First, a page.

Sailing from the Scilly Isles to Brest

We said farewell to the Scilly Isles at around 1pm slipping our moorings and making our way back towards New Grimsby – the last leg in our trip from the Isle of Wight.

Read about the first leg from Yarmouth to Falmouth and then from Falmouth to St. Mary’s

Departure from St. Mary’s

I was skippering this leg from the Scilly Isles to Brest and after clearing the shallows between Bryher and Tresco we undertook a bit of compass calibration. I’d noticed that when heading north our compass seemed several degrees out from both GPS and the handheld. This would be an unnecessary error on the 100 miles trip to Brittany. We did a rather crude version of swinging the compass and noted that when travelling with any southerly component it was spot on. It needs proper calibration though.

We passed out through St. Mary’s Sound and the Spanish Ledge cardinal and set our course of 148 to Brittany at 1405 (here’s an explanation of how to work up a course to steer using sailing from Portsmouth to Cherbourg as an example). All the indications were that we’d have good wind in a perfect westerly direction but as we cleared the lee of the islands we realised there was no lee because there was no wind. How frustrating – engines for the next few hours.

Yours truly about an hour before arrival in Brest
Yours truly about an hour before arrival in Brest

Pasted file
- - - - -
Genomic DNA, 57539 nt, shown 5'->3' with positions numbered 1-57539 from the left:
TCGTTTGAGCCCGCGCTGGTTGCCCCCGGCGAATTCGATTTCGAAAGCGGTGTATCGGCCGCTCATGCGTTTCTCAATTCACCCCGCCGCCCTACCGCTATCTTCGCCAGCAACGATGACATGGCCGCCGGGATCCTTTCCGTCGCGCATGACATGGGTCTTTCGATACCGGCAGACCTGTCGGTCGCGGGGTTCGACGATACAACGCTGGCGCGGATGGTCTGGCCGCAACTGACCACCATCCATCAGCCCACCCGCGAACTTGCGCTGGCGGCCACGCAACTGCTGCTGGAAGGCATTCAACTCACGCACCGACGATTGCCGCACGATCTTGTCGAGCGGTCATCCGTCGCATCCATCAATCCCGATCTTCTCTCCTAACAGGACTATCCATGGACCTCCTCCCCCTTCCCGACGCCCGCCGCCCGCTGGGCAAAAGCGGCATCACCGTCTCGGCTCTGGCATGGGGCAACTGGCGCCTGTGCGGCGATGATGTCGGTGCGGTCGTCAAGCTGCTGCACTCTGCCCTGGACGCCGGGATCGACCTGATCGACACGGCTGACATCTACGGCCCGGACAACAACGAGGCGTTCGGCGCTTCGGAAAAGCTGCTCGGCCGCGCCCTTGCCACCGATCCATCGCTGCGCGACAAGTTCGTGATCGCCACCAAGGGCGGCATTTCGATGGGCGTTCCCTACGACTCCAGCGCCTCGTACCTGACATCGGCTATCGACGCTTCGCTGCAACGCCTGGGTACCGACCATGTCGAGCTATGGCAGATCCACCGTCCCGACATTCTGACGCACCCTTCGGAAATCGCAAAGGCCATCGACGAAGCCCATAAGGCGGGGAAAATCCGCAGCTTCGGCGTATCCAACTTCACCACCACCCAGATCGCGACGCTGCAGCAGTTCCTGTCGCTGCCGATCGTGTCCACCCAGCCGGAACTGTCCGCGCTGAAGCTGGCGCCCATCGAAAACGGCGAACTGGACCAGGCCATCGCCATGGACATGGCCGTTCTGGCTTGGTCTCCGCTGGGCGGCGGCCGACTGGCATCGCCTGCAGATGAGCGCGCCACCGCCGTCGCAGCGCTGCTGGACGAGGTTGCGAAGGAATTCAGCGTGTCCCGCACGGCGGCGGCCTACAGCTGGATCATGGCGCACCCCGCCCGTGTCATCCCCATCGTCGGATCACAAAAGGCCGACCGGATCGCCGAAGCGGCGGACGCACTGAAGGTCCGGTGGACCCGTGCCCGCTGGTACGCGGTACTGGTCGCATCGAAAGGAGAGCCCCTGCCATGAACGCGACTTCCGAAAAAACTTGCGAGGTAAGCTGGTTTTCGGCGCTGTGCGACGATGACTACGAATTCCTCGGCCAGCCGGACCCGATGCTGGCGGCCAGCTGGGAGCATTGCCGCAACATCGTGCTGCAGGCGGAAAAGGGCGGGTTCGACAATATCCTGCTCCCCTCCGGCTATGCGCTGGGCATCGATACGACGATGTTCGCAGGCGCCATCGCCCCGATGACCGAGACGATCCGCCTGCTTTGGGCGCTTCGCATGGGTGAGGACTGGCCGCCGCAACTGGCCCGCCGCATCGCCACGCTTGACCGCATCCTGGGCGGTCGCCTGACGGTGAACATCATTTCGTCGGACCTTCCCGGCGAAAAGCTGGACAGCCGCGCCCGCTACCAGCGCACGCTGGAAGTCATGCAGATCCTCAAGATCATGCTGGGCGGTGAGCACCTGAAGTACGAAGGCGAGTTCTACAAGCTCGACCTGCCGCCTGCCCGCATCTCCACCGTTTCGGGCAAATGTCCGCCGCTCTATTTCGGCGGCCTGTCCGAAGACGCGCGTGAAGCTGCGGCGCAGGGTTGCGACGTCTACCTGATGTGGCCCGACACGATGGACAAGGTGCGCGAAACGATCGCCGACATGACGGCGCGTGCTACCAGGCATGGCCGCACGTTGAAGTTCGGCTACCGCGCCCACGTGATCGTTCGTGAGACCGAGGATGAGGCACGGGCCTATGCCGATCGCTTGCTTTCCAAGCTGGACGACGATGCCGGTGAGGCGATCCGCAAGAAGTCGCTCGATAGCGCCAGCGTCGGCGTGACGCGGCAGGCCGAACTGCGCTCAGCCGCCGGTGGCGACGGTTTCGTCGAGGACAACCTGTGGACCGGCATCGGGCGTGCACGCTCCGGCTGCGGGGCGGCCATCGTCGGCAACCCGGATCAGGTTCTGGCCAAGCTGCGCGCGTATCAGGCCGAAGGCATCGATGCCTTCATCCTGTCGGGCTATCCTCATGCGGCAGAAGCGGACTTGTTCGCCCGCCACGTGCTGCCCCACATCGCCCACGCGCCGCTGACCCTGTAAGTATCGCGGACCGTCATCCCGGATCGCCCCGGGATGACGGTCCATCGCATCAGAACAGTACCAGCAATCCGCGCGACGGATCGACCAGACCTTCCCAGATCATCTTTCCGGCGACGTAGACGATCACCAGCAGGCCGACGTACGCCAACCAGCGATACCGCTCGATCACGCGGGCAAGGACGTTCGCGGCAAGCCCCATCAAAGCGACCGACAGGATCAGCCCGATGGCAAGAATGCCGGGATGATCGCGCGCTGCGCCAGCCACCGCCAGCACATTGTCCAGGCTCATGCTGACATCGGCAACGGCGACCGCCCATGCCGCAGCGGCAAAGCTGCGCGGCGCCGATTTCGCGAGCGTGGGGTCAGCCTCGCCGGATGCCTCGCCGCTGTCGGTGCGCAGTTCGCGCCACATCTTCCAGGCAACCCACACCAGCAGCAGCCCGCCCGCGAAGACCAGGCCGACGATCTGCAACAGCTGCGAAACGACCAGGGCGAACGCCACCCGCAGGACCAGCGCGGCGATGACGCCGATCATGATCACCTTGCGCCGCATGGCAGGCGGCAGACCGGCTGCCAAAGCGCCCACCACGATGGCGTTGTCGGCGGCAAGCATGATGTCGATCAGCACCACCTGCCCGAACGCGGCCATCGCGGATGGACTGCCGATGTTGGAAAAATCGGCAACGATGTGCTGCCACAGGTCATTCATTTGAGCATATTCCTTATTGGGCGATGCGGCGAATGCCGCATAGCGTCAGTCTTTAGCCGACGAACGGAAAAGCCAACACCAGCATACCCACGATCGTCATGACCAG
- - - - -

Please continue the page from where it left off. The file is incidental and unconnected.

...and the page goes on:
Beam reach across the Channel

Only for an hour as it turned out and we settled on to a nice beam reach in a south westerly force 2/3. We were making a steady 5 knots and, as the sun started to set, it became a little variable from astern. So, being dark, we set a preventer to avoid any accidental gybes.

It was very peaceful and the dolphins came to join Jane/Joe during their night watch. Unfortunately, I was asleep and, although they couldn’t see them (using a torch would be rather antisocial), they could hear them breathing just a couple of feet behind the transom. I was quite envious to hear that one.

Joined by dolphins

I set my alarm to be awake for the sun to rise, which it did of course. However, it wasn’t worth getting up for – the clouds completely obscured anything impressive. The dolphins did return though – we had a pod of about a dozen swimming alongside the bow – which we duly recorded. My son Joe cut this short video from the plethora of rather wobbly clips.

Click to view dolphin videoOn arrival at the Chenal du Four on the western side of Brittany the dolphins were long gone. It’s a very straightforward channel, well buoyed and it was great after a dozen hours to see land again.

The marina & harbour at Cameret sur Mer
The marina & harbour at Camaret-sur-Mer

Arrival at Camaret-sur-Mer

As we rounded Pointe de St. Mathieu into the Avant Goulet de Brest we noted many more yachts out to play on this Saturday morning. The pilotage into Camaret-sur-Mer was easy enough – just an isolated danger mark to avoid and we made our way around to the pontoon nearest the town promenade for well earned/needed showers.

Old wrecks in Cameret sur Mer
Old wrecks in Camaret-sur-Mer

The main 95 mile crossing had taken us about 23 hours which is roughly 4.1 knots which is not too bad considering the wind was mostly force 2.

Log entry. 29.7.16 Cartel. Bavaria 40′ Skipper St. Mary’s – Camaret-sur-Mer F3. Slight. 124NM tidal.

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